City holding two meetings on high-speed rail

Palo Alto officials to meet Aug. 24 and Sept. 13 to review California High-Speed Rail Authority Supplemental Alternatives Analysis Report

Citing several "outstanding issues" related to the proposed high-speed-rail corridor through Palo Alto, the City Council High-Speed Rail Committee will discuss the California High-Speed Rail Authority (CHSRA) Supplemental Alternatives Analysis Report on Aug. 24.

The full City Council will also discuss the analysis report and Palo Alto's preferences on Sept. 13, according to Steve Emslie, deputy city manager.

"The City of Palo Alto continues to believe that there remain several outstanding issues associated with HSR along the Caltrain corridor," Emslie said.

"Many aspects of the project could have a significant impact on Palo Alto residents and businesses, such as the phasing and constructing of this project, the interoperability of Caltrain and the HSR, and the continued consideration by the California High-Speed Rail Authority of the aerial and at-grade options for the four tracks. It is important for the California High-Speed Rail Authority to understand and mitigate these impacts as much as possible."

Issues that still need to be resolved include high-speed rail ridership numbers and funding, which will have significant impacts on the kind, type and schedule for construction of a high-speed-rail system; the Caltrain electrification project and its funding; the CHRSA's consideration of a potential Midpeninsula rail station including Palo Alto and the associated impacts; and the continued consideration by the authority of aerial and at-grade four-track options, Emslie said.

The CHSRA held its latest meeting on Aug. 5 in San Francisco. According to Palo Alto officials who attended, the authority acknowledged that in most cases Peninsula cities located along the existing Caltrain rail corridor prefer the below-grade option in their communities. This option could potentially minimize adverse impacts such as train noise, visual and other impacts on property values.

Rail authority staff presented their findings on the supplemental report and said they are getting closer to resolving the issues between what is desired, what is feasible, what is achievable -- and developing an optimal solution for a rail line along the Peninsula.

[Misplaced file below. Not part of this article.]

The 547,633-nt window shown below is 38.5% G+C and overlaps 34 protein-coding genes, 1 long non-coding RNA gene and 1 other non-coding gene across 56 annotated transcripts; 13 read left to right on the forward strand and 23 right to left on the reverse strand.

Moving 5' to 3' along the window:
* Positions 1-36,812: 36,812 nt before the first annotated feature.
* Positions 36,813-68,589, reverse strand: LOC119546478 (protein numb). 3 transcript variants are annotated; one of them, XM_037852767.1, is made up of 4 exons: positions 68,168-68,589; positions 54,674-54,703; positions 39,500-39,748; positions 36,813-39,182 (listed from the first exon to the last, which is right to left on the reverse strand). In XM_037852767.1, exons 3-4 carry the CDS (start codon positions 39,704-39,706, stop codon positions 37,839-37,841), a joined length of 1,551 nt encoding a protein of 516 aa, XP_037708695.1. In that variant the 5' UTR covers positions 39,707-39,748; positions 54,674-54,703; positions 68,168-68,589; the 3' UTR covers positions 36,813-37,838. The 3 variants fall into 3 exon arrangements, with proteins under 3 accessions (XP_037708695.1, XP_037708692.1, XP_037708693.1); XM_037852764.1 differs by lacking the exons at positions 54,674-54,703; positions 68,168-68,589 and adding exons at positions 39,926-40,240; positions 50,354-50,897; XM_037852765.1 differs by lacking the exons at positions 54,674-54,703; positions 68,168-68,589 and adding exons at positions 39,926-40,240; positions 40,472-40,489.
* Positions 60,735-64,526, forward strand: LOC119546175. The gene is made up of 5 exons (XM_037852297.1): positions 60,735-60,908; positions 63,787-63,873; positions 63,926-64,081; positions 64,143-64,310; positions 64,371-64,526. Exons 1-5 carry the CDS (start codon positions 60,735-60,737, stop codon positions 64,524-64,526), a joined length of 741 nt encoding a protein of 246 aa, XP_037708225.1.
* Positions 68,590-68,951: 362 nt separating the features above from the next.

City officials have released a list of key report findings, including:

* Three options that all include a four-track configuration:

1. Aerial four-track -- a rail line that is on an elevated structure above an existing railroad grade.

2. At-grade four-track -- a rail line at the same level as an existing roadway/railroad grade.

3. Trench four-track -- an open trench and sunken passageway below existing roadway/railroad grade.

Rail authority staff stressed all three four-track options remain on the table for review and consideration until further analysis is done.

* Track right-of-way width is estimated at 80-82 feet. According to Robert "Bob" Doty, Peninsula Rail Program director, "These new track options enable CHSRA to come up with a narrower right-of-way width of between 80 to 82 feet versus upwards of 130 feet under the original (plan)."

Doty further said that "... this configuration offers significant advantages in minimizing property impacts, improves ... train operations and enables the rail authority to construct the infrastructure for high-speed rail and keep Caltrain commuter rail trains operating at the same time."

* Rail authority staff will complete engineering design work based on the three options.

* Discussion of the Midpeninsula station options is planned during the last three weeks of September. More information will follow upon receipt of dates from the rail authority.

* The Draft Project Environmental Impact Report (EIR) and Draft Environmental Impact Statement (EIS) are expected for publication by December 2010.

* Project cost will not be known until February 2011. A new business plan will be presented to the rail authority board early next year. Preliminary cost figures for the Palo Alto section are provided in Section 6 of the Supplemental Alternatives Analysis Report.

* Construction phasing is unknown at this time. Most likely once the environmental work is completed and funding is available a construction phasing program will be implemented. Authority staff presented various options in the Supplemental Alternatives Analysis Report.

The report can be read at Click on the "Agenda Items" link for the Aug. 5 meeting. More information and up-to-date information on the city's efforts are available at

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